Olive-sided flycatcher is a medium to large-sized passerine bird belonging to the tyrant flycatcher family. It is sturdily-built and is one of the most noticeable birds of the coniferous forests of North America.
|Scientific Name||Contopus cooperi|
|Other Names||Moucherolle à côtés olive (French), Pibí boreal (Spanish)|
|Size||18 – 20 cm|
|Wingspan||Approximately 33 cm|
|Color||Face, upperparts, and flanks are dark olive; under parts are light, throat is white with dark bill; juveniles have brownish upperparts while the margins of the shoulders and the wing bars are buff|
|Distribution||Canada, Alaska, western and northeastern United States; migratory population is found in Central America and in South America’s Andes region|
|Habitat||Coniferous forests, openings and edges of forests like ponds and meadows|
|Nesting||Middle of May to mid-June|
|Sounds||Call: Fast pip pip pip
Song: Whistled quick-three beers
|Lifespan||Up to 11.1 years in the wild|
|Diet||Feed on flying insects like bees, wasps, ants, flies, grasshoppers, moths, beetles, dragonflies|
|Clutch size||3 eggs|
|Number of Broods||1 per year|
|Incubation Period||About 2 weeks|
|IUCN Conservation Status||Near Threatened|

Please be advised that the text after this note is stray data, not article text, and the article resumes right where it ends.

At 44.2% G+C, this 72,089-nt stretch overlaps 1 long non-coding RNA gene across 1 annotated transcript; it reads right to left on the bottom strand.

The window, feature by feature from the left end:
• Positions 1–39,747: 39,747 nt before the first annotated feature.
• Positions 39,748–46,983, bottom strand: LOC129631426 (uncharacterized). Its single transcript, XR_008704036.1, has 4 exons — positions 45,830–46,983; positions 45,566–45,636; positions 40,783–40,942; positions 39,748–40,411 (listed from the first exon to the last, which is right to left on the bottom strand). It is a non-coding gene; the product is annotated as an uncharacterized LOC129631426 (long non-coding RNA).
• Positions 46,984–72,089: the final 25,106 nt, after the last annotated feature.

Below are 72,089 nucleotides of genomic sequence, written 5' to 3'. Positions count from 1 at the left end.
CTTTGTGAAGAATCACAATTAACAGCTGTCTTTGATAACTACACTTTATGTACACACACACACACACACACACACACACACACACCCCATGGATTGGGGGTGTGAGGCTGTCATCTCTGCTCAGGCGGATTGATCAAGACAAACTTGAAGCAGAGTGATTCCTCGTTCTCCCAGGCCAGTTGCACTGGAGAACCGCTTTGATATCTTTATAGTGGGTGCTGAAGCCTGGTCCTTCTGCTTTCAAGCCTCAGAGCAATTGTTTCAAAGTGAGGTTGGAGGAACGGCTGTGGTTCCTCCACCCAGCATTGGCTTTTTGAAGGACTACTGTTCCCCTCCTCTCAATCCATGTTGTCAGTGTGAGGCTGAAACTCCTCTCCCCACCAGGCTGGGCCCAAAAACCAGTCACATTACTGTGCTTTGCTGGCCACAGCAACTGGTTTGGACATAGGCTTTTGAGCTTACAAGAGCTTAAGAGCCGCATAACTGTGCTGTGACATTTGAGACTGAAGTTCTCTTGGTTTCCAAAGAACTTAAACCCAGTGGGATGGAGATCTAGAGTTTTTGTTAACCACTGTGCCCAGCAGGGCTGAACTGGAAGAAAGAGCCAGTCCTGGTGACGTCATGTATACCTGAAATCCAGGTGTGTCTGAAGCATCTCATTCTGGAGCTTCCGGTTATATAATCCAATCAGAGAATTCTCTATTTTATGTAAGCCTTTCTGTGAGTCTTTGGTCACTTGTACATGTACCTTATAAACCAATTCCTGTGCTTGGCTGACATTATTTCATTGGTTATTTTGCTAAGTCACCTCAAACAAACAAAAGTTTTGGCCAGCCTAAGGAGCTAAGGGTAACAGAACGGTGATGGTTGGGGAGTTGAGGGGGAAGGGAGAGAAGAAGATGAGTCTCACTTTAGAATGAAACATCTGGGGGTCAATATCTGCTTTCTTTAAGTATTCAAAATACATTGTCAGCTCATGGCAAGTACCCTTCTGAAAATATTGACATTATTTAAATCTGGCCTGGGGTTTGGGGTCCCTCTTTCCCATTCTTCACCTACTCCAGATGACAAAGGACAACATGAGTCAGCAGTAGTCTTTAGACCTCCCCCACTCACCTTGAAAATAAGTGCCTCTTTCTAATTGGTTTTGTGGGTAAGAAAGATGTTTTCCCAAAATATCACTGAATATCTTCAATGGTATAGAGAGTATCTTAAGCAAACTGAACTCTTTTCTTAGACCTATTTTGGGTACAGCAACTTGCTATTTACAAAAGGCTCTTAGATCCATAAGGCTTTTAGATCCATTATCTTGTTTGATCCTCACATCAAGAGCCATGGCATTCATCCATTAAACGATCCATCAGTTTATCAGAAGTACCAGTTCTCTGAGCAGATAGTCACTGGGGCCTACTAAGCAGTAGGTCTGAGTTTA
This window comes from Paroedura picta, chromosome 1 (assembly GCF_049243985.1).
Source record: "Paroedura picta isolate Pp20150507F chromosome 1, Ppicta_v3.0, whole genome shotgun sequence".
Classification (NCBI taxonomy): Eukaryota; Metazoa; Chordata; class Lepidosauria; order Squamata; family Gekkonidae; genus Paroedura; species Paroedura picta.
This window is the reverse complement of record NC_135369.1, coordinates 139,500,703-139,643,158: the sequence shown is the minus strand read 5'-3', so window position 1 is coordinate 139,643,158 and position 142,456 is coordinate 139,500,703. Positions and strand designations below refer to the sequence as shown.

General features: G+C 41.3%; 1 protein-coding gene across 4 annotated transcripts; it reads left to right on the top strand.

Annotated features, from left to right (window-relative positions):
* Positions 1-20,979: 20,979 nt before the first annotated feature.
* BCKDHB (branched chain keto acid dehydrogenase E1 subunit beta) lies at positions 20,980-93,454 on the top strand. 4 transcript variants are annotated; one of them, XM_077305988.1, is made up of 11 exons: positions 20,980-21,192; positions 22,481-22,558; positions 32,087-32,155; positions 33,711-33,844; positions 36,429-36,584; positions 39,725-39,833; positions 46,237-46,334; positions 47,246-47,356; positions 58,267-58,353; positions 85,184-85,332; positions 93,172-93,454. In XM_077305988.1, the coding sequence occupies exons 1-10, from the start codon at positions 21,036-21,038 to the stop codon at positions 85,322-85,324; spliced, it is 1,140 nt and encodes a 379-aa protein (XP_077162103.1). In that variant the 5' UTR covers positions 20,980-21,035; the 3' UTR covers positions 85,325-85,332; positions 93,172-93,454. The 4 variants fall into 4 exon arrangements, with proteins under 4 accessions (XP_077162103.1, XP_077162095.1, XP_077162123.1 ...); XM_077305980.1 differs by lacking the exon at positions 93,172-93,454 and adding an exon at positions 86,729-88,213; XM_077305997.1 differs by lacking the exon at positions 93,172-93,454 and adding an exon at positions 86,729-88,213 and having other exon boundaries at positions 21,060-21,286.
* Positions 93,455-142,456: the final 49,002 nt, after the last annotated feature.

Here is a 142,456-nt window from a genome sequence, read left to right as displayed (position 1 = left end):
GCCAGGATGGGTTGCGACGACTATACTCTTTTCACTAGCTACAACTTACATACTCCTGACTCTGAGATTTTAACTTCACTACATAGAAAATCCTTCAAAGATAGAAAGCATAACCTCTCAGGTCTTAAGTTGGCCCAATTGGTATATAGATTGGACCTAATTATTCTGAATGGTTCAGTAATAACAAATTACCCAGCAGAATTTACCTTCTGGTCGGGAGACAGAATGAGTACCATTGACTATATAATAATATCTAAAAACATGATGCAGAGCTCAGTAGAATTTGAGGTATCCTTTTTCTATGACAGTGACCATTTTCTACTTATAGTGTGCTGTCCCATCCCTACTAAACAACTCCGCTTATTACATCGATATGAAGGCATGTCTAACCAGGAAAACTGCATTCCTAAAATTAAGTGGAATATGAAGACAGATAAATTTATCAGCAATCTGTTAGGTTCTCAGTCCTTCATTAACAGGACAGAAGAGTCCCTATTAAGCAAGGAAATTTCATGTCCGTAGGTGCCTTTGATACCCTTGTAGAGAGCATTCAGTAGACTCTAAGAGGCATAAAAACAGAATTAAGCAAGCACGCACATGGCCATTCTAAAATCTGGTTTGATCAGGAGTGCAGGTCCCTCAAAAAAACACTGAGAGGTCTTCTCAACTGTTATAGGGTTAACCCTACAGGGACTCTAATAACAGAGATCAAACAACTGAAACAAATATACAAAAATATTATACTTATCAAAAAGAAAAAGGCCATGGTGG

These birds hunt by waiting from a high exposed perch often at the top of the tree. They fly out to catch the flying insects and return to the same perch. The flycatchers usually catch insects in mid-air and consume them whereas larger preys are carried back to the perch.
Breeding and Nesting
Nests in the shape of a flat open cup, made up of twigs, lichens, rootlets, grass, weeds are built by the female on horizontal branches away from the trunk. These monogamous birds display courtship behavior involving brisk chasing through the branches. They have a large breeding territory that can extend to 40-45 hectares around the nest, with the male aggressively defending the territory.
Female incubates her eggs while the male gathers food for her. After hatching, both male and the female feed the young. The young ones are ready for their first flight at about 21-23 days. After leaving the nest, the young ones continue to depend on the parents for about a week. The family stays together till the migration in fall.
- They undertake one of the longest migrations among the North American flycatchers.
Published on October 7th 2016 by Sajal Datta under Coniferous Forest Animals.
Article was last reviewed on 9th May 2023.
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